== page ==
School Seminar: Dr Clare Mahon; Durham University
Wednesday, 6 April 4:00pm – 5:00pm
This seminar will be delivered in Online Zoom Please email email@example.com for zoom link and password.
Speaker: Dr Clare Mahon; Durham University
Host: Prof. Liz New
Title: Glycopolymer sensing arrays to detect pathoadaptations in Pseudomonas aeruginosa
Abstract: Bacterial pathogens can evolve and diversify within hosts, leading to persistent infections that are highly challenging to treat. These evolutionary transitions can be difficult to detect even with state-of-the-art omics techniques, as multiple genetic changes can lead to the same phenotypic outcome. The opportunistic bacterial pathogen Pseudomonas aeruginosa, for example, causes persistent respiratory infections in patients with cystic fibrosis (CF). These infections cause progressive lung disease that severely limits their life-expectancy, with the median age at death estimated to be 30.8 years. Infections are usually established in early childhood, from environmental P. aeruginosa strains which do not pose huge risks to healthy individuals. Because they cannot be cleared by the immune system of CF sufferers, they persist in the lungs for many years. Over time they adapt to the environment of the lung, displaying new behaviours, or ‘pathoadaptations,’ which affect the severity of the disease. Infections become very difficult to treat, as bacteria become resistant to antibiotics and form extended biofilms.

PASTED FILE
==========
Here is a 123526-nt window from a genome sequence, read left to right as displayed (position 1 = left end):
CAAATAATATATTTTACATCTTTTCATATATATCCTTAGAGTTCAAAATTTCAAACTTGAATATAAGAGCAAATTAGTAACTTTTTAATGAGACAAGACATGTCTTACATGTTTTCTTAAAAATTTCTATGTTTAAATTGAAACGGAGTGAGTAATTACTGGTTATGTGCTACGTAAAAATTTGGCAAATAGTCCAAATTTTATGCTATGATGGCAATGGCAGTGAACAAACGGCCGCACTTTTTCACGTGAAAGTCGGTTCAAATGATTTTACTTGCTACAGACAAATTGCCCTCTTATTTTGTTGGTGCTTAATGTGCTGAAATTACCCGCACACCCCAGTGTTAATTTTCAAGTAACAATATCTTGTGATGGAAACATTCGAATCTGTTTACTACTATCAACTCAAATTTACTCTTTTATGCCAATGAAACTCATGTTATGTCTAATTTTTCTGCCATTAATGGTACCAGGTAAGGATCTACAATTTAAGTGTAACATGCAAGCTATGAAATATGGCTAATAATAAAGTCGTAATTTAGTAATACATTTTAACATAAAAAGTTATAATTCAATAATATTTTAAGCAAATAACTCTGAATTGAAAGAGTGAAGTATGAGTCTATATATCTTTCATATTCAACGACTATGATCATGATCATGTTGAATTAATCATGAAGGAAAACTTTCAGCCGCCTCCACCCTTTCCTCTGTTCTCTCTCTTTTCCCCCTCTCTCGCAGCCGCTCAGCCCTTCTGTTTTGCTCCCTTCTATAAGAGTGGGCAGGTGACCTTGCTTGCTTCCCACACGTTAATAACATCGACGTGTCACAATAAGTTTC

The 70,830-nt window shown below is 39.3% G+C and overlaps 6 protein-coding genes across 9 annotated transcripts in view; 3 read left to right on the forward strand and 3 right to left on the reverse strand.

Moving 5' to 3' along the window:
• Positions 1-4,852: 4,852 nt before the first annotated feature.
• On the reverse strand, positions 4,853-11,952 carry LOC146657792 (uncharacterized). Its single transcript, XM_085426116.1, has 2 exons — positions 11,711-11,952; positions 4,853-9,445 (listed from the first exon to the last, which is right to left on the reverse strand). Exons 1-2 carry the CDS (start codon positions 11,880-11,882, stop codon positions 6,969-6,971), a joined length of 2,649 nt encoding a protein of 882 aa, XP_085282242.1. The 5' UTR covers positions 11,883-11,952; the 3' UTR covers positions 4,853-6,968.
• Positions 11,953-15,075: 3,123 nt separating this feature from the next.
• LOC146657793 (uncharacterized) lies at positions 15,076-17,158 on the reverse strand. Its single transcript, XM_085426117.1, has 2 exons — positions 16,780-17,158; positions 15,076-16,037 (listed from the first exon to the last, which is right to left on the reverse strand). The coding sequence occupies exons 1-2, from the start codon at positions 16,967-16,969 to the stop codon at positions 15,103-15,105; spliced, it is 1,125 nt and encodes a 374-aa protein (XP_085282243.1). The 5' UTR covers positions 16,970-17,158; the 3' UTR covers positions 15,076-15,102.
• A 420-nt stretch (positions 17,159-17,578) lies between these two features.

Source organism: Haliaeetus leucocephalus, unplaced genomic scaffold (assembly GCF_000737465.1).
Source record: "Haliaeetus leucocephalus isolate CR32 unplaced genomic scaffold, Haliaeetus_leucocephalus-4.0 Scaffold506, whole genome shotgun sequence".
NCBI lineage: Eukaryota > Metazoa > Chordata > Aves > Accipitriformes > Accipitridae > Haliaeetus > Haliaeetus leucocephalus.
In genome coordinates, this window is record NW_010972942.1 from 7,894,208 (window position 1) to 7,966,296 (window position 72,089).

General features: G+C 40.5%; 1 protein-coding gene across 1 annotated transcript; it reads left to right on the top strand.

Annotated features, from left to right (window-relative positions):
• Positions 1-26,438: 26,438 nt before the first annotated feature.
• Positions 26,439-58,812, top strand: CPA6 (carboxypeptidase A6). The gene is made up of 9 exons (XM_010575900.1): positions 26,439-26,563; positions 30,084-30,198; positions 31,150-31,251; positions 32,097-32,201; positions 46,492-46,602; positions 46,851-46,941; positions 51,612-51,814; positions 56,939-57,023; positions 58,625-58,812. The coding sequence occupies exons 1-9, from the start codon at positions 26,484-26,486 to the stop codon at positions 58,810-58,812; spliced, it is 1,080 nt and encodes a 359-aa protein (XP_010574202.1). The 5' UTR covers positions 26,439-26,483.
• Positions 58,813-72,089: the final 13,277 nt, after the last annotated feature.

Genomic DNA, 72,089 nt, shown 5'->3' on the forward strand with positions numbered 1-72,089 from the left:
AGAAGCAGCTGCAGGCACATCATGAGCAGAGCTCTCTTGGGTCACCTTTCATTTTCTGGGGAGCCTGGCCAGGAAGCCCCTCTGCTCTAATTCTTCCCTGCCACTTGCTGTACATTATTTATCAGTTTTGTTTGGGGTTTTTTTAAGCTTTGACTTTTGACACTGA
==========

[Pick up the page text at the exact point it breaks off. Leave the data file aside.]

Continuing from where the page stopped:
I will describe an array of diagnostic molecular probes that can discriminate acute and chronic genotypes of P. aeruginosa based on phenotypic variation in their surface properties linked to important pathoadaptations. Using a combination of fluorescently labelled glycopolymers, this sensing array can distinguish genetically-engineered mutant strains differing in the expression of key virulence factors. The same sensing array can also be used to differentiate genetically variable P. aeruginosa isolates from CF patients sampled from different evolutionary lineages, and samples of the same lineage isolated from the same patient at different time points. This approach could provide the underpinning technology for new diagnostic tools to map the progress of persistent bacterial infections and inform treatment strategies.
Graphical summary: Sensing arrays consisting of fluorescently-labelled glycopolymer probes can be used to distinguish P. aeruginosa genotypes based on phenotypic variation in their surface properties.